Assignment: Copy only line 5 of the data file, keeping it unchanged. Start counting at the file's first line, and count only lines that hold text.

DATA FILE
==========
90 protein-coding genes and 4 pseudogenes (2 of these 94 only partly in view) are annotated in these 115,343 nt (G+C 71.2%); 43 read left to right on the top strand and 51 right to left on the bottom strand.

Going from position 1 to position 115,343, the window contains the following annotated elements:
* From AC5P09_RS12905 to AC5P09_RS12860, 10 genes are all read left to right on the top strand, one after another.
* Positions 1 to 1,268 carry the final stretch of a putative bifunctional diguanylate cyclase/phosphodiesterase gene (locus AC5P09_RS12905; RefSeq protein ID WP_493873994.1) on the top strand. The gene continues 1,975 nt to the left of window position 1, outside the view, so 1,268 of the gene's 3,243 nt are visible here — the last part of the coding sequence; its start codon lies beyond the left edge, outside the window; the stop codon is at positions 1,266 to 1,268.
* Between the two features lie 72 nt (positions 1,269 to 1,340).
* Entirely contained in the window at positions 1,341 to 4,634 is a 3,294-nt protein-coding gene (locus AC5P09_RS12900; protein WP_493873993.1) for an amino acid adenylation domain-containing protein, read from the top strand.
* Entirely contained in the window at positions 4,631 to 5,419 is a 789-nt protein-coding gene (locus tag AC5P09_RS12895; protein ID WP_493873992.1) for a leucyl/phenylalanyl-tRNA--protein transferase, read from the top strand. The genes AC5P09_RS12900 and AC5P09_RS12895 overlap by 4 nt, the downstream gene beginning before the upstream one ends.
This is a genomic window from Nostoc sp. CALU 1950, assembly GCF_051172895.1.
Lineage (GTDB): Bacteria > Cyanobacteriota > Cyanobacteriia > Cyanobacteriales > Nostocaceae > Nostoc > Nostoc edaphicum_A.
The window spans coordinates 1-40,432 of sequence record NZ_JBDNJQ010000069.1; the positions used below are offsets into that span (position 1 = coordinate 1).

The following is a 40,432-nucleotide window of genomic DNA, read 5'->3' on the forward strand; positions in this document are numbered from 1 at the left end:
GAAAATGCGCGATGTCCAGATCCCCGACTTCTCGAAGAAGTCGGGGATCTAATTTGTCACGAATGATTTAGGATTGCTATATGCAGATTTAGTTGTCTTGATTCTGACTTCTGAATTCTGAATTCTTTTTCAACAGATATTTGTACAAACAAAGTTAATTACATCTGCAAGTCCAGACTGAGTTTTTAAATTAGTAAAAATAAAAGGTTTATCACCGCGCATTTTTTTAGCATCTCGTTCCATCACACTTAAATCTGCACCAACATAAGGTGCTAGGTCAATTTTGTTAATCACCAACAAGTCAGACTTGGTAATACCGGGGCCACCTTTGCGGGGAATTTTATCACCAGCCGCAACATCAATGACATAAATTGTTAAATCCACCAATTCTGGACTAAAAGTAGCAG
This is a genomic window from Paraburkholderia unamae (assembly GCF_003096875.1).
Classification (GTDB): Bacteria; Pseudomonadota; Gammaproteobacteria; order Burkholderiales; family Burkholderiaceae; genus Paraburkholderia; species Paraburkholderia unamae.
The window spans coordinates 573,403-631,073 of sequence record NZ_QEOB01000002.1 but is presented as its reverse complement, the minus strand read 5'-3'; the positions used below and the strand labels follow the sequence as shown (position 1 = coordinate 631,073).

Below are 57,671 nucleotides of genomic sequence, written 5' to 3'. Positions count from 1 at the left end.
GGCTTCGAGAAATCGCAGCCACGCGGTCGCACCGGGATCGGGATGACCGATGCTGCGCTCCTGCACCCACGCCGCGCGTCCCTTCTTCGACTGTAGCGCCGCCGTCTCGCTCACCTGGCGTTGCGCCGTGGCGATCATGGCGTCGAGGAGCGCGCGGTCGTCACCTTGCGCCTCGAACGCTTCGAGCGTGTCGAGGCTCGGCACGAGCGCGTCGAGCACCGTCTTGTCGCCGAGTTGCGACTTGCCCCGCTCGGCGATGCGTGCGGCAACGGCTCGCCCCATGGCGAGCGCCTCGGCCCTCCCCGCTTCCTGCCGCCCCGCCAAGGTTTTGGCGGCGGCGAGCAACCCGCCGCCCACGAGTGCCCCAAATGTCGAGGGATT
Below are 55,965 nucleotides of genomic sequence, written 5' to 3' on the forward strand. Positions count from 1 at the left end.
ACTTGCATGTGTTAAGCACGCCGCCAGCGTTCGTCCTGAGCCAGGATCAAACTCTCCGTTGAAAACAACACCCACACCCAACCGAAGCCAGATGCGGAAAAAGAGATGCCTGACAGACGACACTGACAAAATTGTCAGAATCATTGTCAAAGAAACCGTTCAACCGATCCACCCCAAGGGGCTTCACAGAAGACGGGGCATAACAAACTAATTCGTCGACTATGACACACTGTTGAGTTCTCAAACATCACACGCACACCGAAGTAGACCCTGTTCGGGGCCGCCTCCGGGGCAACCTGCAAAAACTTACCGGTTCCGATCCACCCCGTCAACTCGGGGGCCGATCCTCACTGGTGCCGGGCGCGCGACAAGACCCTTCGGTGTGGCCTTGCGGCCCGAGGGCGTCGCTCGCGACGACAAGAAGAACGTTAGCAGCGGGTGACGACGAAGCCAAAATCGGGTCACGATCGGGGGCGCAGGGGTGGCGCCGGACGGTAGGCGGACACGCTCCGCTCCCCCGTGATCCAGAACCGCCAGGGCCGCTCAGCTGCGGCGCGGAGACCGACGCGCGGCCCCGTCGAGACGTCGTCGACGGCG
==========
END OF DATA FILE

* Between the two features lie 72 nt (positions 1,269 to 1,340).